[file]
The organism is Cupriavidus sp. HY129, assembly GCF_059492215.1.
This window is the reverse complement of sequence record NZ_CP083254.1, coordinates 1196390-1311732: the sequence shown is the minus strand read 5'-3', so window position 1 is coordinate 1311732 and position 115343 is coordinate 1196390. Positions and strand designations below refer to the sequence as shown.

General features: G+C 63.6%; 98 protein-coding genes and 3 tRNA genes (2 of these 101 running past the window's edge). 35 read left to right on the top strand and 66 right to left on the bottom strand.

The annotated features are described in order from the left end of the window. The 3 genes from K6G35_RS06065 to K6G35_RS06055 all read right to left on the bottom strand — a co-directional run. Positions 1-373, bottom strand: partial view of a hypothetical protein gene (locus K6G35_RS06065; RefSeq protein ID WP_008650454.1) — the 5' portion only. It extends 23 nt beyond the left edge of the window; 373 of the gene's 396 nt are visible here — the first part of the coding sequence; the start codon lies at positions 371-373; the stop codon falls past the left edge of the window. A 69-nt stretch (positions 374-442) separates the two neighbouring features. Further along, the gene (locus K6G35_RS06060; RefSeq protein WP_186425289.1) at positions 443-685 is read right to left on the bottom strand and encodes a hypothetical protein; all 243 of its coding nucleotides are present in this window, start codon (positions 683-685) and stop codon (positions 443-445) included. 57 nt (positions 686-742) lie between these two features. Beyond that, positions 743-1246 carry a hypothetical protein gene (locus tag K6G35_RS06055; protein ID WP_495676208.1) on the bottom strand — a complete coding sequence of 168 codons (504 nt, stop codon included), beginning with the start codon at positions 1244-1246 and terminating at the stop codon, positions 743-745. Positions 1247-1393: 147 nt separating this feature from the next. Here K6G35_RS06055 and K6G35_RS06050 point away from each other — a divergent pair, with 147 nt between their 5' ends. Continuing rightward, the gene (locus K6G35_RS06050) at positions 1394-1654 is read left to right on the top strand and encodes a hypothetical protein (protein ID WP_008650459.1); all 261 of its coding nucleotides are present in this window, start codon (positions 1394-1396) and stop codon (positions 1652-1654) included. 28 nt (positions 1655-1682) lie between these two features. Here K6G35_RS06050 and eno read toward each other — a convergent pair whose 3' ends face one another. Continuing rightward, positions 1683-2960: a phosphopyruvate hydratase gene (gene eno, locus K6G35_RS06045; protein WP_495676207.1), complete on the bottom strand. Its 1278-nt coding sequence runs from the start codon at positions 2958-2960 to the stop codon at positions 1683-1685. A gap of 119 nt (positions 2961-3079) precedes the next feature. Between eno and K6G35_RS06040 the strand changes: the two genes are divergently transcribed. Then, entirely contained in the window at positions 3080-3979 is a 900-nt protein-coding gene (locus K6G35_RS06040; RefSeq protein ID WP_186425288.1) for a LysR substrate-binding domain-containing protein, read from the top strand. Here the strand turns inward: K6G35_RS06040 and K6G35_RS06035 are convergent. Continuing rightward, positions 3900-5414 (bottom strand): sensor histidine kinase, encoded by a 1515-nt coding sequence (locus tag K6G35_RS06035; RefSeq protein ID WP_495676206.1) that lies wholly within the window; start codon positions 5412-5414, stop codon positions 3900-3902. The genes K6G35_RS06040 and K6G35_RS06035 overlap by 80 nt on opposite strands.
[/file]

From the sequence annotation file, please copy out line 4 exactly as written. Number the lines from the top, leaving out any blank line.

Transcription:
The annotated features are described in order from the left end of the window. The 3 genes from K6G35_RS06065 to K6G35_RS06055 all read right to left on the bottom strand — a co-directional run. Positions 1-373, bottom strand: partial view of a hypothetical protein gene (locus K6G35_RS06065; RefSeq protein ID WP_008650454.1) — the 5' portion only. It extends 23 nt beyond the left edge of the window; 373 of the gene's 396 nt are visible here — the first part of the coding sequence; the start codon lies at positions 371-373; the stop codon falls past the left edge of the window. A 69-nt stretch (positions 374-442) separates the two neighbouring features. Further along, the gene (locus K6G35_RS06060; RefSeq protein WP_186425289.1) at positions 443-685 is read right to left on the bottom strand and encodes a hypothetical protein; all 243 of its coding nucleotides are present in this window, start codon (positions 683-685) and stop codon (positions 443-445) included. 57 nt (positions 686-742) lie between these two features. Beyond that, positions 743-1246 carry a hypothetical protein gene (locus tag K6G35_RS06055; protein ID WP_495676208.1) on the bottom strand — a complete coding sequence of 168 codons (504 nt, stop codon included), beginning with the start codon at positions 1244-1246 and terminating at the stop codon, positions 743-745. Positions 1247-1393: 147 nt separating this feature from the next. Here K6G35_RS06055 and K6G35_RS06050 point away from each other — a divergent pair, with 147 nt between their 5' ends. Continuing rightward, the gene (locus K6G35_RS06050) at positions 1394-1654 is read left to right on the top strand and encodes a hypothetical protein (protein ID WP_008650459.1); all 261 of its coding nucleotides are present in this window, start codon (positions 1394-1396) and stop codon (positions 1652-1654) included. 28 nt (positions 1655-1682) lie between these two features. Here K6G35_RS06050 and eno read toward each other — a convergent pair whose 3' ends face one another. Continuing rightward, positions 1683-2960: a phosphopyruvate hydratase gene (gene eno, locus K6G35_RS06045; protein WP_495676207.1), complete on the bottom strand. Its 1278-nt coding sequence runs from the start codon at positions 2958-2960 to the stop codon at positions 1683-1685. A gap of 119 nt (positions 2961-3079) precedes the next feature. Between eno and K6G35_RS06040 the strand changes: the two genes are divergently transcribed. Then, entirely contained in the window at positions 3080-3979 is a 900-nt protein-coding gene (locus K6G35_RS06040; RefSeq protein ID WP_186425288.1) for a LysR substrate-binding domain-containing protein, read from the top strand. Here the strand turns inward: K6G35_RS06040 and K6G35_RS06035 are convergent. Continuing rightward, positions 3900-5414 (bottom strand): sensor histidine kinase, encoded by a 1515-nt coding sequence (locus tag K6G35_RS06035; RefSeq protein ID WP_495676206.1) that lies wholly within the window; start codon positions 5412-5414, stop codon positions 3900-3902. The genes K6G35_RS06040 and K6G35_RS06035 overlap by 80 nt on opposite strands.